You often hear the term placebo effect used in a disparaging way, as if this is something we don't want. I was reading a remark today about someone wondering if feeling better from Vitamin D was real or maybe just a placebo effect, as if something like this even mattered, and perhaps their felling better was just in their mind, not real in other words.
So where would anyone get such an idea? Well when running scientific experiments on something, we not only want to discover how well something might work, we also want to look to isolate these effects to where we can better claim that these effects can be attributed to the actions of the agent being tested and not due to one's beliefs or expectations of something.
The first thing that comes to mind here though is that, while this might seem to matter, we don't want to go too far with this either, and either negate or criticize these so called placebo effects, from associated beliefs.
Let's assume for instance that there's a certain substance that people have a very strong belief in, that is being tested for its beneficial effects on blood sugar. So we, as usual, separate the test subjects into two groups, one that will receive the agent being tested and another that will receive a placebo.
In this case, both groups see a big improvement, the test group sees their A1C go down by 2%, and the control group who received the placebo also saw their A1C go down by the same 2%. So we then end up saying that the substance is worthless in treating diabetes because it's just the placebo effect.
So we don't have anything this good actually but no matter, we can't have something like subjectivity interfering with science.
It's not that we can ever get rid of the placebo effect anyway, which isn't even a good term here, subjectivity would be better, because people are going to have beliefs about something generally anyway, and if they are positive, well we definitely want that.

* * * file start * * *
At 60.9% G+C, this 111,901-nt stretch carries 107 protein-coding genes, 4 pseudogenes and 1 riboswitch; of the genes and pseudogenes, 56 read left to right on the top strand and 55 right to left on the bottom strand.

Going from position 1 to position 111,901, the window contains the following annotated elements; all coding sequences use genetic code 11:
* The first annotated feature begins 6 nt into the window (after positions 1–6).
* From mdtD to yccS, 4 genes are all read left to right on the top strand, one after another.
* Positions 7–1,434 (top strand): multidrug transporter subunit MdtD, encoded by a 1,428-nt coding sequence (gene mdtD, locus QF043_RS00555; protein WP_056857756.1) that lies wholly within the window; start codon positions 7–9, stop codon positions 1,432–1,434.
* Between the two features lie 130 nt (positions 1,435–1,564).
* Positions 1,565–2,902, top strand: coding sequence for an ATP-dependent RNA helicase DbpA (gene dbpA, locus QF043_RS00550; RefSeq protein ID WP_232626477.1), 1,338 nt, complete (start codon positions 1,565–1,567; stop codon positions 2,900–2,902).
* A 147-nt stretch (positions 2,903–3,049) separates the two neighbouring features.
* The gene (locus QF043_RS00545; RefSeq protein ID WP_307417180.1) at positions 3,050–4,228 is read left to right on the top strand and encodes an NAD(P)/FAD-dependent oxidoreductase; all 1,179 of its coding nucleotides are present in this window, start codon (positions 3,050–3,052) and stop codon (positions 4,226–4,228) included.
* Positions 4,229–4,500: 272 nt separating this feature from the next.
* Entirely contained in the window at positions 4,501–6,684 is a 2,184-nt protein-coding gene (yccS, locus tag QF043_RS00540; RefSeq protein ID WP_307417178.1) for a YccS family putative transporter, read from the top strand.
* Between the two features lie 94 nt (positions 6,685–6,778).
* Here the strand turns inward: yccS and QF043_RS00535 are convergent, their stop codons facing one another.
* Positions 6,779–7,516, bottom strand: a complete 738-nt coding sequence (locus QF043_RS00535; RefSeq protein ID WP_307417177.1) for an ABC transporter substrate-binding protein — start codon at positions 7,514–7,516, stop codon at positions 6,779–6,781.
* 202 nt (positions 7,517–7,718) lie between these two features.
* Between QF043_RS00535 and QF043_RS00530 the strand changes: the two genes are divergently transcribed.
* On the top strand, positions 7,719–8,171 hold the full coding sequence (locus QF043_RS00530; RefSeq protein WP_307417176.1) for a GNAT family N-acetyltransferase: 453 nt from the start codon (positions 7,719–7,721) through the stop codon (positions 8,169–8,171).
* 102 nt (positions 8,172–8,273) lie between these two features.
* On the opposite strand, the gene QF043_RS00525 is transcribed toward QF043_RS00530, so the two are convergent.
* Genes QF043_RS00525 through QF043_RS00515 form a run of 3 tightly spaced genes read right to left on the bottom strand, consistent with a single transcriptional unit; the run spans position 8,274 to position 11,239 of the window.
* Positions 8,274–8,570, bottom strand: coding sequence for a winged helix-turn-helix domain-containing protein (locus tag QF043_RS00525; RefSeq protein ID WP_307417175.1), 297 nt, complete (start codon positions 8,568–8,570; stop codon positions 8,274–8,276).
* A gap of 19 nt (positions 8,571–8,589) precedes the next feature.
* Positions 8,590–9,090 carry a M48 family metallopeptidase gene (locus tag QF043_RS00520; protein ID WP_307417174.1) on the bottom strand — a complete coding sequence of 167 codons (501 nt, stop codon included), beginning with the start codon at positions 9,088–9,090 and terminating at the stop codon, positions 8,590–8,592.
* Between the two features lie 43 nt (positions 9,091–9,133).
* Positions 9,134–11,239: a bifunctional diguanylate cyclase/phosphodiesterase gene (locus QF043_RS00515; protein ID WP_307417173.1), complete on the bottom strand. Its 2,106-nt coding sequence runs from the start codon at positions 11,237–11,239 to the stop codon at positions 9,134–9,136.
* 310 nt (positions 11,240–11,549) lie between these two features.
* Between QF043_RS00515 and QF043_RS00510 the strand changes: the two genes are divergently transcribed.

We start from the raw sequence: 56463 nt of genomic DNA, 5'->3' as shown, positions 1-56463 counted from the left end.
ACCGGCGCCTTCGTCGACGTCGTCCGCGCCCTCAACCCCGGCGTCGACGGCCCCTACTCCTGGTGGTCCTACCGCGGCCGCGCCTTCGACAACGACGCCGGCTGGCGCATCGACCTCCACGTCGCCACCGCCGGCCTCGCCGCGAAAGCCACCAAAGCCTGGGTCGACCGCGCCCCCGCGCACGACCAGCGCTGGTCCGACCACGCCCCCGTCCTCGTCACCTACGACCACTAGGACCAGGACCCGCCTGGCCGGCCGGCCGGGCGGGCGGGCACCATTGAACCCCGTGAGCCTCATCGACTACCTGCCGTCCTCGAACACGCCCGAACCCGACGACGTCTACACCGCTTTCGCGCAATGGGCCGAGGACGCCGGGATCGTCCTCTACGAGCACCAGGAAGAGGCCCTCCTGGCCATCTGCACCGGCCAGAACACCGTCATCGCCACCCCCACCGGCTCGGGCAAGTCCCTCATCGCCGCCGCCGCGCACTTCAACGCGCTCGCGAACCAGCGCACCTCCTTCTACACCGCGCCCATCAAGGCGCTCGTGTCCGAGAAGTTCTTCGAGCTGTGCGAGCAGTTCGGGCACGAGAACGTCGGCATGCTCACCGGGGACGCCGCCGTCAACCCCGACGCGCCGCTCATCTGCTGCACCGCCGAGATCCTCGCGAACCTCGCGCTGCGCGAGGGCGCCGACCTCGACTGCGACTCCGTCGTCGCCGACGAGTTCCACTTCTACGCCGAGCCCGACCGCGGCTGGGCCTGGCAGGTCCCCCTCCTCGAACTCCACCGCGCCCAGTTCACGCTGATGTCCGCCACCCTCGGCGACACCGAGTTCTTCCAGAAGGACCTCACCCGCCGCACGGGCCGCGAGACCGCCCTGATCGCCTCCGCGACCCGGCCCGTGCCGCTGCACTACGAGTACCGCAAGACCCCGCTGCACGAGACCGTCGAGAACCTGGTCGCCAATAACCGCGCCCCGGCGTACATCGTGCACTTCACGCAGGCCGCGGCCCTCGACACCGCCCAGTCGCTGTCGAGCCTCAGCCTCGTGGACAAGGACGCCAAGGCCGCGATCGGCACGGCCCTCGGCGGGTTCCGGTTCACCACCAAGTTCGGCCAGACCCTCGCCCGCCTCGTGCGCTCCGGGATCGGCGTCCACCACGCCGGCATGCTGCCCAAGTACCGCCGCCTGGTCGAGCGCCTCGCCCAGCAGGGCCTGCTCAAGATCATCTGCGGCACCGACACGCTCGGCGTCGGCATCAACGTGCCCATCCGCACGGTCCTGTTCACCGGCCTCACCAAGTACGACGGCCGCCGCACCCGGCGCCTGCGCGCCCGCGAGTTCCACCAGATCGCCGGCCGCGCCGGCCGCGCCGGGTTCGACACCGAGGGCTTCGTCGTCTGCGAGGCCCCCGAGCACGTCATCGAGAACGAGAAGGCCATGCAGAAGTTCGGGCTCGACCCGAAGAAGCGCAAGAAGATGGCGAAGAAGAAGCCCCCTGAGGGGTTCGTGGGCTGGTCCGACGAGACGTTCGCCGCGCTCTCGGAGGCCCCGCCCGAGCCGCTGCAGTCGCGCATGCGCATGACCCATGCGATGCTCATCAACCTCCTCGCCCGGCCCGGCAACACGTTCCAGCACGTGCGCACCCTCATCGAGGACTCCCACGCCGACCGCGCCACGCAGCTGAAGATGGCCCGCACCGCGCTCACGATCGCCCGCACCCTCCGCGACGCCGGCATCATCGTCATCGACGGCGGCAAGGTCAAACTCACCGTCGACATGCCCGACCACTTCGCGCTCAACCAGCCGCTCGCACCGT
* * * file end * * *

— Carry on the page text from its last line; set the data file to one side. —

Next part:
I do think though that it's important to look to distinguish effects that can be attributed to things objectively, and those which may be more subjective, so it's understandable why we would want to separate subjects into test and control groups.
On the other hand, we can't lose sight of the fact that it is the effect that we are after, and in the end, it doesn't matter one bit why someone improved for instance, just that they did.
So there's nothing wrong with running control groups in studies, giving people "placebos," and this does add to our knowledge, but this doesn't mean that this is the only evidence we can be prepared to accept.
Sure, a controlled study can provide better evidence of something, but this certainly does not mean that all other evidence is invalidated, just because some of the reported effects might be due to subjectivity.
Especially with large samples, anecdotal evidence can be very valuable indeed, especially in areas where we don't have any good controlled studies, but even if we do, well anecdotal evidence can still be valuable.
So if I say for instance that a certain thing helps my diabetes, that is evidence, and the degree that my beliefs influenced it or not still doesn't take away from the fact that I can show objective improvements, with my glucose meter for instance.
So we can take this evidence for, and also look at the evidence against, people who do not claim any benefit, and put it all together and we have some real knowledge, here, in spite of the fact it wasn't a double blind controlled experiment.
In the end, especially with something as powerful as diabetes, beliefs may influence things initially, but especially over time, they have little effect at best on things like our blood sugar. If it did, well we could all just do things like meditation and will our blood sugar lower, there might be some yogis who can do that, the same ones that can levitate perhaps, but we want to make sure we're not giving ourselves superpowers that we don't really have.
We should do more studies by the way on the power of positive belief on blood sugar by the way, I do think we can help this a bit anyway and aside from just talking about people reducing stress, this is a therapy that isn't really looked into much.
If positive beliefs can help, and they can to some degree anyway, that's why we bother with controls, then negative beliefs can worsen things, the displacebo effect, given that placebo means please, this would mean I'm not pleased at all.
So if the test group has a negative belief about it, then this is going to affect the data, regardless of whether or not we have a control group that got a placebo. So it does go both ways, and what we want and need to do is to look to minimize negative subjectivity, like if you give a group of people a supplement and they think that supplements are worthless in improving health.
So in this case we need to control the study even more and not tell them what they are getting at all.
So in the end though, we're seeking to get pleased, the most important thing is to focus on the results, especially when it comes to our own care, if something helps us, it doesn't matter why really.